Skip to main content
  • Original research
  • Open access
  • Published:

Physician staffed helicopter emergency medical service dispatch via centralised control or directly by crew – case identification rates and effect on the Sydney paediatric trauma system



Severe paediatric trauma patients benefit from direct transport to dedicated Paediatric Trauma Centres (PTC). Parallel case identification systems utilising paramedics from a centralised dispatch centre versus the crew of a physician staffed Helicopter Emergency Medical Service (HEMS) allowed comparison of the two systems for case identification rates and subsequent timeliness of direct transfer to a PTC.


Paediatric trauma patients over a two year period from the Sydney region with an Injury Severity Score (ISS) > 15 were retrospectively identified from a state wide trauma registry. Overall paediatric trauma system performance was assessed by comparisons of the availability of the physician staffed HEMS for patient characteristics, transport mode (direct versus indirect) and the times required for the patient to arrive at the paediatric trauma centre. The proportion of patients transported directly to a PTC was compared between the times that the HEMS service was available versus the time that it was unavailable to determine if the HEMS system altered the rate of direct transport to a PTC. Analysis of variance was used to compare the identifying systems for various patient characteristics when the HEMS was available.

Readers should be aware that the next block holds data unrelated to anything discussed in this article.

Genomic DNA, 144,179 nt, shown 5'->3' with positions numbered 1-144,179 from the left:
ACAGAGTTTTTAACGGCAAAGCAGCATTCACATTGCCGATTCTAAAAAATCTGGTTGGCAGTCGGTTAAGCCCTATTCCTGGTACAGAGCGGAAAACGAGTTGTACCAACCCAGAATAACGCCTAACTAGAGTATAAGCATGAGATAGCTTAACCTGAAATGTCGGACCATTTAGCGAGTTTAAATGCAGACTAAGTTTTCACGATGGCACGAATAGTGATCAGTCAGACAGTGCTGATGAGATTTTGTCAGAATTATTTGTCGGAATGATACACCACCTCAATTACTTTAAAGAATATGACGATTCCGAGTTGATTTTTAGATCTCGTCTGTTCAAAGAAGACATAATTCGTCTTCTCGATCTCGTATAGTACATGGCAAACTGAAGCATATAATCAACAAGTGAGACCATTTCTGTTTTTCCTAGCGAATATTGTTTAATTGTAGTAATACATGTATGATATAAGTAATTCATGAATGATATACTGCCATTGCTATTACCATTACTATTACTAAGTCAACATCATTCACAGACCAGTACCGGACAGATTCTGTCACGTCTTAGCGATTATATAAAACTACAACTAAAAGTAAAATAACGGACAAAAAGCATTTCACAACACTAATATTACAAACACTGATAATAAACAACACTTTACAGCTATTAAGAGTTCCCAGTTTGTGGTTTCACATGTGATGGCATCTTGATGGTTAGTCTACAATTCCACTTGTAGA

Ninety nine cases met the inclusion criteria, 44 when the HEMS system was operational. Patients identified for physician response by the HEMS system were significantly different to those that were not identified with higher median ISS (25 vs 18, p = 0.011), and shorter times to PTC (67 vs 261mins, p = 0.015) and length of intensive care unit stays (2 vs 0 days, p = 0.045). Of the 44 cases, 21 were not identified, 3 were identified by the paramedic system and 20 were identified by the HEMS system, (P < 0.001). Direct transport to a PTC was more likely to occur when the HEMS dispatch system was available (RR 1.81, 95% CI 1.20-2.73). The median time (minutes) to arrival at the PTC was shorter when HEMS available (HEMS available 92, IQR 50-261 versus HEMS unavailable 296, IQR 84-583, P < 0.01).


Physician staffed HEMS crew dispatch is significantly more likely to identify cases of severe paediatric trauma and is associated with a greater proportion of transports directly to a PTC and with faster times to arrival.


There is evidence that severely injured children have better outcomes if transported directly to a dedicated paediatric trauma centre (PTC) [15]. It is NSW state trauma policy that all severely injured children be managed in PTCs. Patients are either directly transported to a PTC by the EMS system or are transferred after initial assessment in an adult trauma centre (ATC). Prospective research from a single Sydney centre showed that the majority of severely injured paediatric trauma patients from within the Sydney region were initially taken to an ATC, requiring later secondary transfer to a PTC with an average delay of more than six hours from time of injury to arrival at the PTC [6]. More recent research indicates that this pattern persists, and that definitive care at an ATC was associated with the odds of death being between three and six times greater than for those receiving definitive care in a PTC [7].